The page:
- Buildings are responsible for much of global energy consumption, so the need to improve energy efficiency is urgent.
- Improving the insulation and ventilation of new and existing buildings will have positive results for both human health and energy consumption.
- However, the two must be balanced carefully, say experts at Yale School of the Environment.
Buildings in the U.S. are responsible for 40% of the country’s total energy consumption. By improving the energy efficiency of new and existing buildings, the emissions generated from heating and cooling them could be reduced – preventing thousands of premature deaths every year.
A new paper published in Science Advances, authored by Yale School of the Environment Economics Professor Kenneth Gillingham and colleagues at Yale’s SEARCH Center and the Yale School of Engineering and Applied Science, lays out two building efficiency improvement scenarios and estimates for how many premature deaths in the U.S. would be prevented in each case.
The burning of fossil fuels, in addition to greenhouse gasses, releases large amounts of harmful airborne particulate matter called PM2.5 (particles with diameters of less than 2.5 micrometers), which can cause heart and lung disease and aggravate conditions like asthma. The reduction in premature deaths is primarily due to the reduction in PM2.5.
What is the World Economic Forum doing to promote sustainable urban development?
Cities are responsible for 75% of global greenhouse gas emissions and are home to over half of the world’s population—a number that will grow to two-thirds by 2050. By going greener, cities could contribute more than half of the emissions cuts needed to keep global warming to less than 2°c, which would be in line with the Paris Agreement.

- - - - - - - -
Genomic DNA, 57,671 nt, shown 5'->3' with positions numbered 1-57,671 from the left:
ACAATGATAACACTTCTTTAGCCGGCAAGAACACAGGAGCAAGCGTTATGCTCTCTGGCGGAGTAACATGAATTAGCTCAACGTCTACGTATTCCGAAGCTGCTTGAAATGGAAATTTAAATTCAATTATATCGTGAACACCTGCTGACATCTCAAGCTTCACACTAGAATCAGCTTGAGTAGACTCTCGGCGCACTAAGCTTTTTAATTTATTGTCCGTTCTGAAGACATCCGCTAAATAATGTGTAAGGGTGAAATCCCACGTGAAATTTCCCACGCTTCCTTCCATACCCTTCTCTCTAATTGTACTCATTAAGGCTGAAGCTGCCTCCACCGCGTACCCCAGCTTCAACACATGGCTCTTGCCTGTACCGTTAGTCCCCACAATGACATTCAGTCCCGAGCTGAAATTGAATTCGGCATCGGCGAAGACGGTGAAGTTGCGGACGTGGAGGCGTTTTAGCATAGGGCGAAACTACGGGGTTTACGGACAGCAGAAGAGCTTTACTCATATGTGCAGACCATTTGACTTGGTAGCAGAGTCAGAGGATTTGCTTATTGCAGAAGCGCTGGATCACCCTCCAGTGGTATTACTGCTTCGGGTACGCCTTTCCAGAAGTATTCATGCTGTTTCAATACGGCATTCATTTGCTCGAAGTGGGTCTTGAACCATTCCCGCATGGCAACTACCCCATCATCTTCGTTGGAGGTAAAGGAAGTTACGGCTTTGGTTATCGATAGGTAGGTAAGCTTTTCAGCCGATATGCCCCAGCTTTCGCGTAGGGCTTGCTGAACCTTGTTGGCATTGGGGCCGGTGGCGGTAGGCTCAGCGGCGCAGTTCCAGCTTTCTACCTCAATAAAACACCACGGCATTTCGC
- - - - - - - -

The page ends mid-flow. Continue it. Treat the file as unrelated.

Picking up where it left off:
To achieve net-zero urban emissions by 2050, the World Economic Forum is partnering with other stakeholders to drive various initiatives to promote sustainable urban development. Here are just a few:
- The Coalition for Urban Transitions is the first major global initiative aimed at helping countries achieve inclusive, sustainable economic growth through better urban policies. Consisting of 50 partner organizations, the coalition brings national governments into the process of decarbonizing our cities by connecting them with city leaders. Read our impact story to learn how this coalition is making a difference.
- The Zero Carbon Buildings for All Initiative pledges to fully decarbonize all new buildings by 2030 and all existing buildings by 2050.
- The Systemic Efficiency project arose from the Zero Carbon Buildings for All Initiative. Jointly led by the Forum’s Platform for Shaping the Future of Energy and Materials and the Platform for Shaping the Future of Cities, Infrastructure and Urban Services, the Systemic Efficiency project brings global policy-makers, financiers and the private sector together to create systemic change in the urban ecosystem by optimizing energy efficiency in buildings, transport and various industries.